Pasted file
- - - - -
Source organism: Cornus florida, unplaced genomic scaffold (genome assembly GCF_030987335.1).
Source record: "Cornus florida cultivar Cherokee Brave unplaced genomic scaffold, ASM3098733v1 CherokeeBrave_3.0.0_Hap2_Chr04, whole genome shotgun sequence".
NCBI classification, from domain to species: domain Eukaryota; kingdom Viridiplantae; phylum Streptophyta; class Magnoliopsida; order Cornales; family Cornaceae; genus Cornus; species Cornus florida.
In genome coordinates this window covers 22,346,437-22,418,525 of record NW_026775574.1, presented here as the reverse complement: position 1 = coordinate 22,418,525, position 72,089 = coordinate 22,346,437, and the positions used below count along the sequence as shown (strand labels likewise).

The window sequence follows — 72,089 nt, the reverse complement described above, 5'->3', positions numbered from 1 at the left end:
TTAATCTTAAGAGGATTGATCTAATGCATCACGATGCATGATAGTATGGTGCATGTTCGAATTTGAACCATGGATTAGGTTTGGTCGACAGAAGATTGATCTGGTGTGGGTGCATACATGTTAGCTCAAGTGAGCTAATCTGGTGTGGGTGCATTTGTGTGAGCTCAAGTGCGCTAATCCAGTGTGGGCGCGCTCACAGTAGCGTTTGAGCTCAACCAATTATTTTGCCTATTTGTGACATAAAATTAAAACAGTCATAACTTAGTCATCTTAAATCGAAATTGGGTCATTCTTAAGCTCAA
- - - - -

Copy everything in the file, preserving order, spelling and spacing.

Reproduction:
Source organism: Cornus florida, unplaced genomic scaffold (genome assembly GCF_030987335.1).
Source record: "Cornus florida cultivar Cherokee Brave unplaced genomic scaffold, ASM3098733v1 CherokeeBrave_3.0.0_Hap2_Chr04, whole genome shotgun sequence".
NCBI classification, from domain to species: domain Eukaryota; kingdom Viridiplantae; phylum Streptophyta; class Magnoliopsida; order Cornales; family Cornaceae; genus Cornus; species Cornus florida.
In genome coordinates this window covers 22,346,437-22,418,525 of record NW_026775574.1, presented here as the reverse complement: position 1 = coordinate 22,418,525, position 72,089 = coordinate 22,346,437, and the positions used below count along the sequence as shown (strand labels likewise).

The window sequence follows — 72,089 nt, the reverse complement described above, 5'->3', positions numbered from 1 at the left end:
TTAATCTTAAGAGGATTGATCTAATGCATCACGATGCATGATAGTATGGTGCATGTTCGAATTTGAACCATGGATTAGGTTTGGTCGACAGAAGATTGATCTGGTGTGGGTGCATACATGTTAGCTCAAGTGAGCTAATCTGGTGTGGGTGCATTTGTGTGAGCTCAAGTGCGCTAATCCAGTGTGGGCGCGCTCACAGTAGCGTTTGAGCTCAACCAATTATTTTGCCTATTTGTGACATAAAATTAAAACAGTCATAACTTAGTCATCTTAAATCGAAATTGGGTCATTCTTAAGCTCAA